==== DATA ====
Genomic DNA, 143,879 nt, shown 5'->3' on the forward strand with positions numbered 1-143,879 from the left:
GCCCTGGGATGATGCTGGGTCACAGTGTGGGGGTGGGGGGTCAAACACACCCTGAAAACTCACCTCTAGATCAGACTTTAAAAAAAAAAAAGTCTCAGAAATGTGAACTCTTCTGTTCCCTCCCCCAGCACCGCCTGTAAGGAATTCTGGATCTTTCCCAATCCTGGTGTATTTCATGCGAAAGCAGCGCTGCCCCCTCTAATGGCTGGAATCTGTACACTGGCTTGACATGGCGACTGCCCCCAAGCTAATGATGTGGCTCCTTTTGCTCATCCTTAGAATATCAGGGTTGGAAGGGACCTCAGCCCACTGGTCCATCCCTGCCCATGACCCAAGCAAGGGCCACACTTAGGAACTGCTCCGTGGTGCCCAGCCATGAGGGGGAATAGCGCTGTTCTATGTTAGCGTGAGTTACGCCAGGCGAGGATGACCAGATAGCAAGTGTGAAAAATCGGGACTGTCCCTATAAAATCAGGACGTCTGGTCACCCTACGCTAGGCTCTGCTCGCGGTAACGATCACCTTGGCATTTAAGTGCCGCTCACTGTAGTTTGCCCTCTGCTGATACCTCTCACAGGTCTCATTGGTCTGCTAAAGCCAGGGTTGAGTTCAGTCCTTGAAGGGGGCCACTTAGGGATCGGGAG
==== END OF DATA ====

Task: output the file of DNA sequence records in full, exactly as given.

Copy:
Genomic DNA, 143,879 nt, shown 5'->3' on the forward strand with positions numbered 1-143,879 from the left:
GCCCTGGGATGATGCTGGGTCACAGTGTGGGGGTGGGGGGTCAAACACACCCTGAAAACTCACCTCTAGATCAGACTTTAAAAAAAAAAAAGTCTCAGAAATGTGAACTCTTCTGTTCCCTCCCCCAGCACCGCCTGTAAGGAATTCTGGATCTTTCCCAATCCTGGTGTATTTCATGCGAAAGCAGCGCTGCCCCCTCTAATGGCTGGAATCTGTACACTGGCTTGACATGGCGACTGCCCCCAAGCTAATGATGTGGCTCCTTTTGCTCATCCTTAGAATATCAGGGTTGGAAGGGACCTCAGCCCACTGGTCCATCCCTGCCCATGACCCAAGCAAGGGCCACACTTAGGAACTGCTCCGTGGTGCCCAGCCATGAGGGGGAATAGCGCTGTTCTATGTTAGCGTGAGTTACGCCAGGCGAGGATGACCAGATAGCAAGTGTGAAAAATCGGGACTGTCCCTATAAAATCAGGACGTCTGGTCACCCTACGCTAGGCTCTGCTCGCGGTAACGATCACCTTGGCATTTAAGTGCCGCTCACTGTAGTTTGCCCTCTGCTGATACCTCTCACAGGTCTCATTGGTCTGCTAAAGCCAGGGTTGAGTTCAGTCCTTGAAGGGGGCCACTTAGGGATCGGGAG